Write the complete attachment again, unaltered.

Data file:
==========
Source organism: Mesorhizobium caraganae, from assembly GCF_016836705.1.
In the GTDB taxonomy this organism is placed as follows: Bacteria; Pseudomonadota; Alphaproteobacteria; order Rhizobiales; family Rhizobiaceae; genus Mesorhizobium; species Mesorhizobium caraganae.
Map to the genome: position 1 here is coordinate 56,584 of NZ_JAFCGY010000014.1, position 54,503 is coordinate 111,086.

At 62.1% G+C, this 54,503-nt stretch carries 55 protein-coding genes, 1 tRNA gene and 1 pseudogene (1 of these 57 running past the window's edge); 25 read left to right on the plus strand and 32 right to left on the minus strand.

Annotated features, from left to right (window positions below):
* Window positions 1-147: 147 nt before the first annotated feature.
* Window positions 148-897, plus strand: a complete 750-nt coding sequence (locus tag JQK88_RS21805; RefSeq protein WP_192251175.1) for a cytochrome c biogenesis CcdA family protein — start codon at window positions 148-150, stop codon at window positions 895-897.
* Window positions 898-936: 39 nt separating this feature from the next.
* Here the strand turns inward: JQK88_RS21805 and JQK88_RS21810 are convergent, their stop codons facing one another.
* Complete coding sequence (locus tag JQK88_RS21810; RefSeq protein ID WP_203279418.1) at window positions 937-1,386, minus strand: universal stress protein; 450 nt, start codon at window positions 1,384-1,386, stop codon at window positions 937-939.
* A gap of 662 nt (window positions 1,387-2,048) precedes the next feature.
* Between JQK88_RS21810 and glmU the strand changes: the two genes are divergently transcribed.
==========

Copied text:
Source organism: Mesorhizobium caraganae, from assembly GCF_016836705.1.
In the GTDB taxonomy this organism is placed as follows: Bacteria; Pseudomonadota; Alphaproteobacteria; order Rhizobiales; family Rhizobiaceae; genus Mesorhizobium; species Mesorhizobium caraganae.
Map to the genome: position 1 here is coordinate 56,584 of NZ_JAFCGY010000014.1, position 54,503 is coordinate 111,086.

At 62.1% G+C, this 54,503-nt stretch carries 55 protein-coding genes, 1 tRNA gene and 1 pseudogene (1 of these 57 running past the window's edge); 25 read left to right on the plus strand and 32 right to left on the minus strand.

Annotated features, from left to right (window positions below):
* Window positions 1-147: 147 nt before the first annotated feature.
* Window positions 148-897, plus strand: a complete 750-nt coding sequence (locus tag JQK88_RS21805; RefSeq protein WP_192251175.1) for a cytochrome c biogenesis CcdA family protein — start codon at window positions 148-150, stop codon at window positions 895-897.
* Window positions 898-936: 39 nt separating this feature from the next.
* Here the strand turns inward: JQK88_RS21805 and JQK88_RS21810 are convergent, their stop codons facing one another.
* Complete coding sequence (locus tag JQK88_RS21810; RefSeq protein ID WP_203279418.1) at window positions 937-1,386, minus strand: universal stress protein; 450 nt, start codon at window positions 1,384-1,386, stop codon at window positions 937-939.
* A gap of 662 nt (window positions 1,387-2,048) precedes the next feature.
* Between JQK88_RS21810 and glmU the strand changes: the two genes are divergently transcribed.